U.S. Marines Move Into Saddam's Hometown
By: Associated Press
(Camp As Sayliyah, Qatar)-- The commander of coalition forces in Iraq said that U.S. troops had pushed into the desert town of Tikrit on Sunday, a power center for Iraq's Sunni Muslim tribes believed to be the one of the last strongholds of fighters loyal to President Saddam Hussein.
Gen. Tommy Franks told CNN that U.S. Marines had met no resistance as they entered Tikrit. He did not indicate whether the forces were in the center or the outskirts of town, and did not say whether it had fallen. Tikrit is about 90 miles north of the Iraqi capital.
"I wouldn't say it's over," Franks told CNN. "But I will say we have American forces in Tikrit right now."
Along the way, the Marines rescued seven U.S. soldiers who had been captured by Iraqi forces earlier in the war. An Iraqi told them they would shortly "come in contact with a number of Americans," Franks told Fox News. All were believed to be in good health. They were rescued in the town of Samarra, about 35 miles south of Tikrit, Saddam's hometown.
A task force from the 1st Marine Expeditionary Force set out from Baghdad on Saturday; on Sunday they were approaching Tikrit from the south along Highway 1, which passes through Samarra, said Lt. Mark Kitchens, a Central Command spokesman.
U.S. officials have played down the prospect of a major battle in Tikrit because of desertions and damage from repeated airstrikes. The first televised footage from Tikrit, aired live early Sunday by CNN, indicated its northern defenses had been weakened. The CNN crew fled after coming under fire, however.
"It's still unknown how much resistance awaits coalition forces in Tikrit," Kitchens said.
Kitchens said the Marines' orders were to push forward, move north, and if they engage any enemy forces "to attack those forces and eliminate them."
Another prong of Marines that left the capital Saturday met "minimal resistance" along Highway 5 as they moved toward the town of Baqubah, about 30 miles northeast of Baghdad.
The live report by CNN suggested intense U.S. airstrikes had taken a heavy toll on Tikrit's military forces. The convoy of CNN vehicles came under small-arms fire as it tried to enter the city center. A CNN security guard returned fire at least twice, and the news crew quickly drove away.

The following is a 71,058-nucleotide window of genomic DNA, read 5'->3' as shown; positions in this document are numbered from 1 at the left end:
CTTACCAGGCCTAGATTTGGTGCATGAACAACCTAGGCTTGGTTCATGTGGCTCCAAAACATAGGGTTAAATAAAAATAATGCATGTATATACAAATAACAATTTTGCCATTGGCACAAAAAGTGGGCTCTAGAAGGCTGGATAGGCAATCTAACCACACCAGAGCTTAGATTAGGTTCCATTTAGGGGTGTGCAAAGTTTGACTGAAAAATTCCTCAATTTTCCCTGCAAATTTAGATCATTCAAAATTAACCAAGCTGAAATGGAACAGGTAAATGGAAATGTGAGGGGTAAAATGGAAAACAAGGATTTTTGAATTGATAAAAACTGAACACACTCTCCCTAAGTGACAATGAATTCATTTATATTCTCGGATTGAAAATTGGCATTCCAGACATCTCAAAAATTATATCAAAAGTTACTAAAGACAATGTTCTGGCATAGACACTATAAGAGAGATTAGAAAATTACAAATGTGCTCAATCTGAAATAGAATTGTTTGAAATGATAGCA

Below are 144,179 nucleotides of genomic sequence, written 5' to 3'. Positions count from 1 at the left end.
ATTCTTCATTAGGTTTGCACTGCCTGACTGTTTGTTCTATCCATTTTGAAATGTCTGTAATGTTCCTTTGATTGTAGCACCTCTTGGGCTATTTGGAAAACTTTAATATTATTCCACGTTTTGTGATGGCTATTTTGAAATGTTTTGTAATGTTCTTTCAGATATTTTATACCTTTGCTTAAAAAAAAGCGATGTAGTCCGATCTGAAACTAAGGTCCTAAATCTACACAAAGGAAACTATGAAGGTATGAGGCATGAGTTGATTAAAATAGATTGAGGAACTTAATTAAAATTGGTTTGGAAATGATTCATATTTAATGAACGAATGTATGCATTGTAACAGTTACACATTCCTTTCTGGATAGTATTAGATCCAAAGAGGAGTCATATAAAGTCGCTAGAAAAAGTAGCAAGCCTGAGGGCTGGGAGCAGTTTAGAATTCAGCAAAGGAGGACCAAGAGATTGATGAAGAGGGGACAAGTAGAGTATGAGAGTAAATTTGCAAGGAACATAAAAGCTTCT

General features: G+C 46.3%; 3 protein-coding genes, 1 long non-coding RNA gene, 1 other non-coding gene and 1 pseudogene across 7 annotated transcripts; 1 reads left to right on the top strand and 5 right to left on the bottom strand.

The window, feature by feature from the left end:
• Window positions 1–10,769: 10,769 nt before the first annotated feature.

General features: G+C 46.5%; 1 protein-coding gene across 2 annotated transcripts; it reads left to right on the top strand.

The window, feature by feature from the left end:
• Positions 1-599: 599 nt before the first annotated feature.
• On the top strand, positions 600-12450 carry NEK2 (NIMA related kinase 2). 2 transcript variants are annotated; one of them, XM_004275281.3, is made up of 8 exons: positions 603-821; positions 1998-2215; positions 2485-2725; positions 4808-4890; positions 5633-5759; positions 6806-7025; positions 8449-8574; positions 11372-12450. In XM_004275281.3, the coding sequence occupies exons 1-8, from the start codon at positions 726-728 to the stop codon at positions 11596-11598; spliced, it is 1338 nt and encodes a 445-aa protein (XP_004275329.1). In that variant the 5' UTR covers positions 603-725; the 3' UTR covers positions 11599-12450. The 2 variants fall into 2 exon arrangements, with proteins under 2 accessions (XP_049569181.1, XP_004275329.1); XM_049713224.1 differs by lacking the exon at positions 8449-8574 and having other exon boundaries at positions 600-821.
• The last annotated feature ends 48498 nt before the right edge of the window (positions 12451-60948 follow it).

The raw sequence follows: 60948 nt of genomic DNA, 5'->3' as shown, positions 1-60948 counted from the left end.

Two members of the CNN party were injured, according to Eli Flournoy, CNN's senior international assignment editor. He said an Iraqi Kurd serving as a security guard was grazed by a bullet, and a CNN producer was hit by shattered glass.
Before the shooting, CNN correspondent Brent Sadler had reported that U.S. military officers were negotiating with tribal chiefs in Tikrit for a peaceful surrender of the city. But after the gunfire, he said Saddam's loyalists in Tikrit were "clearly still in control."
The Arab news channel Al-Jazeera also reported Sunday that tribal chiefs in Tikrit had requested a cease-fire in order to start negotiations.
As Sadler described the unfolding situation, gunfire was visible hitting the road ahead of them, kicking up dust. "That was a pretty ugly moment," Sadler said. "I have never come under such direct fire."
Central Command spokesman Capt. Stewart Upton said he had no reports of any surrender negotiations with any remnant fighters in the city.
Elsewhere, Special Operations forces were intercepting regime loyalists along Highway 2 between the northern city of Mosul and the Syrian border, and along roads north and south of the town of Bayji, about 25 miles north of Tikrit, Kitchens said.
A U.S. Special Forces soldier was shot and wounded Sunday while on a patrol aimed at improving security in Mosul. Maj. Fred Dummar said the soldier was in a Land Rover, driving past a waving crowd, when a bullet smashed through the rear window and struck his leg. The wound was not believed to be life-threatening, but it was expected the soldier would be evacuated to Germany for further treatment.